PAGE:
To my mind this is a steaming pile of turd-thought. I could not believe the gallery had actually done the equivalent of book burning or censorship in respect to this highly regarded work. I think it underlines the paucity of intelligent consideration of Sonia Boyce (and those who removed the work) that she embarked on a plainly ill-considered venture, unless it was along the lines of any publicity is good publicity, as a stunt to deliberately generate outrage and flak. I have skimmed through the many dozens of responses on the gallery website to this "debate" and I have yet to see one that even slightly commends the action. Every one is totally against this ridiculous and blinkered act of idiocy and time after time they express outrage and disbelief. To save you scrolling through the thousands of unhappy punters here is a concise example of what most of them have to say.

"What a fantastic response to this disgusting act of censorship!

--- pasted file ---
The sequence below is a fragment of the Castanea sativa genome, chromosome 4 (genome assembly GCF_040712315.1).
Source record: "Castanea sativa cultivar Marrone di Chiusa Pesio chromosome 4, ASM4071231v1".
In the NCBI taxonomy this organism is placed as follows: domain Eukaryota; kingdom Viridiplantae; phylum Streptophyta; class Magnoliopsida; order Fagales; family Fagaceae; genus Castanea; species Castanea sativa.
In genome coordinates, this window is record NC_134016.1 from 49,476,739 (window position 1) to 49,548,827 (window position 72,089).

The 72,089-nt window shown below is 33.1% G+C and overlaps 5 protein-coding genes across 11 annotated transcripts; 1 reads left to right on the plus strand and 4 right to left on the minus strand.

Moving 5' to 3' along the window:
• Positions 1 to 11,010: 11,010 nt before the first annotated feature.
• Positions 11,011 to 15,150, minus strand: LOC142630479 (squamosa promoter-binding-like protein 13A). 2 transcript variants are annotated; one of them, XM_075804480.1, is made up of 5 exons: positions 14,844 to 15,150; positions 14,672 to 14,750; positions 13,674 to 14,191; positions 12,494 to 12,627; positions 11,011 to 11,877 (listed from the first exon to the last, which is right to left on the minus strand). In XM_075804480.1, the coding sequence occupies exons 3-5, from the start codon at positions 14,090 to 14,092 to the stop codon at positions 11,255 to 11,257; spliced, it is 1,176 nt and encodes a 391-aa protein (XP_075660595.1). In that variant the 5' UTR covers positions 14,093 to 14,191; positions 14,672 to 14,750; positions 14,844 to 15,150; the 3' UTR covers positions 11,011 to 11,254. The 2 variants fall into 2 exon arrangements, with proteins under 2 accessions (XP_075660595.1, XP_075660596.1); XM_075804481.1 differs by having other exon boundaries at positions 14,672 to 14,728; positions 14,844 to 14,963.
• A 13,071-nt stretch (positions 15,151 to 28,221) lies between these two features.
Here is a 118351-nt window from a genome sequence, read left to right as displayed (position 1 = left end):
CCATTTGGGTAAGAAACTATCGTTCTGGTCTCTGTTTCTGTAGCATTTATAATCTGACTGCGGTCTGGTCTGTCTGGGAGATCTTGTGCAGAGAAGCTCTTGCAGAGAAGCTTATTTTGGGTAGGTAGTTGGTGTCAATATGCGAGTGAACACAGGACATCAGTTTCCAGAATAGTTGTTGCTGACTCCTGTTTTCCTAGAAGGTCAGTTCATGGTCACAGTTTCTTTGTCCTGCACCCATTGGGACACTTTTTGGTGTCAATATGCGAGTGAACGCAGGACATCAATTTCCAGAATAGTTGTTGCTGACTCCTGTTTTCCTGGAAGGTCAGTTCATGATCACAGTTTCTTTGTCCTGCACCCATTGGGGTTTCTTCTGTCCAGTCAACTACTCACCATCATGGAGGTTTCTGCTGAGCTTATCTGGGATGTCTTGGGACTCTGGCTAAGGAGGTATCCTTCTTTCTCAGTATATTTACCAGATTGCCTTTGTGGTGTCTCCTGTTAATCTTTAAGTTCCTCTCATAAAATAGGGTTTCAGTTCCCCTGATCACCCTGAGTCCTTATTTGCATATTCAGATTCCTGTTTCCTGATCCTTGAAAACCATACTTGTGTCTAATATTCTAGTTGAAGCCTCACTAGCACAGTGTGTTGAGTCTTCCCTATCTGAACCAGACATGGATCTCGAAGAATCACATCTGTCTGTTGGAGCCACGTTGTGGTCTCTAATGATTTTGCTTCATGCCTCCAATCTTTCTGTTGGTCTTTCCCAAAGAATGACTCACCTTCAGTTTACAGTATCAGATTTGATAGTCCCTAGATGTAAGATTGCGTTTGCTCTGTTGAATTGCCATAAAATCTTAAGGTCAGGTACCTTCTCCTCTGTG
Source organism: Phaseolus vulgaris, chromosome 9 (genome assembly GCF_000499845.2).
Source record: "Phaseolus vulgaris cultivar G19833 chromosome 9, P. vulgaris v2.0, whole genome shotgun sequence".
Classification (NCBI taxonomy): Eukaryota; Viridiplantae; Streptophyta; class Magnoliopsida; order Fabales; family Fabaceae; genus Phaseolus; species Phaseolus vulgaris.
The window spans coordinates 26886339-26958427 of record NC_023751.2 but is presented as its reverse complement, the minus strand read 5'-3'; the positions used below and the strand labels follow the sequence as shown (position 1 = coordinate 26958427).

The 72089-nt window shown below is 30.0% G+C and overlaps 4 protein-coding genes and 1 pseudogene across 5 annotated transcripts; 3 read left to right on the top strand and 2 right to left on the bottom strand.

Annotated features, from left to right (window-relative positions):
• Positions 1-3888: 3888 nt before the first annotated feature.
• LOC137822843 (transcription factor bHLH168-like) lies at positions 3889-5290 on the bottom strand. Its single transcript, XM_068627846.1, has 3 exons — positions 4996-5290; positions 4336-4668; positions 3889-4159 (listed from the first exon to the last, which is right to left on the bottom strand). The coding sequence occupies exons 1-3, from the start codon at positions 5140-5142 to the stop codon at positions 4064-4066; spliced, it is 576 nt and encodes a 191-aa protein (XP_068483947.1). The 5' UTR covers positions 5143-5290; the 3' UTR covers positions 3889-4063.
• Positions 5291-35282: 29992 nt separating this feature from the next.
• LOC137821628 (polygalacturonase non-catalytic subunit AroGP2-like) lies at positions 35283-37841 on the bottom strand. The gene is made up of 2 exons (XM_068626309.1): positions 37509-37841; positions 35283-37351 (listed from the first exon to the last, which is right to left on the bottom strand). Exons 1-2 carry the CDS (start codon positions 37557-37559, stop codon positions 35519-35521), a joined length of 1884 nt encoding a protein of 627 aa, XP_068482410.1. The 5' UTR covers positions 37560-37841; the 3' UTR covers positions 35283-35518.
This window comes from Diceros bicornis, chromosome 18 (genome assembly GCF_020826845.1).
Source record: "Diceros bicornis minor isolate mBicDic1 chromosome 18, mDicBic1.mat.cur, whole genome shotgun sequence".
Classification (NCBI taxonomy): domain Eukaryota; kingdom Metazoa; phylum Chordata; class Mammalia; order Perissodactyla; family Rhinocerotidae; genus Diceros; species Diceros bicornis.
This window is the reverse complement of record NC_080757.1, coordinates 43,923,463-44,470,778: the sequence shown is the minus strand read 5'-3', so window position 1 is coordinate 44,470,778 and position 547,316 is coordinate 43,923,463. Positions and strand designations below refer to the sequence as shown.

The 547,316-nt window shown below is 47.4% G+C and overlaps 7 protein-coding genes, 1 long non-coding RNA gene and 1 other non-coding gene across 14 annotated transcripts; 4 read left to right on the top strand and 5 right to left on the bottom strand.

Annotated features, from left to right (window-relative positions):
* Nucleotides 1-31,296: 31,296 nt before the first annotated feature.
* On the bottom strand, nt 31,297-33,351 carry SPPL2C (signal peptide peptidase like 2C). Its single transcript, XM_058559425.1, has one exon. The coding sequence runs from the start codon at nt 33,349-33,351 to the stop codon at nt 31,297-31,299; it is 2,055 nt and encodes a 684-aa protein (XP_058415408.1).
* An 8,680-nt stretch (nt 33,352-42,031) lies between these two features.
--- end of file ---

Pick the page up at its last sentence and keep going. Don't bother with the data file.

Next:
How could the directors of the Manchester Art Gallery allow the removal of one of their most popular paintings just to placate the sensitivities of a small, but highly vocal, minority?
The only thing that should be removed from the gallery are those responsible for this absurd decision."

And that is without even contemplating the subject matter of the painting itself. Hylas (of Jason and the Argonauts fame,) went off to look for fresh water. He found the nymphs who lured him into the water (if you watched the Coen Bros, O Brother, Where Art Thou?, this may seem familiar) and he was never seen again. So really the only abuse here is the murder of Hylas. Now it could be argued there is a prurience in the ogling of semi naked youthful female forms, and for sure that would have been an element of the original intention, although I would put it that it was an appreciation of, rather than a creepy thigh rubbing drooling over, but you know Sonia and her gang have their ideas and I haven't really seen their manifesto about this. The gallery are interpreting the response of the outraged public as "fantastic" and "incredible" which is an optimistic view given they were largely calling for Sonia and all responsible with their fatuous ideas to be booted out the gallery pronto. Loving them trying to turn a fiasco into a visitor attraction. I can't see them repeating the process though. (And for what it's worth, the painting is fine in my opinion, but I would probably have paid it little more attention than most others in same room.)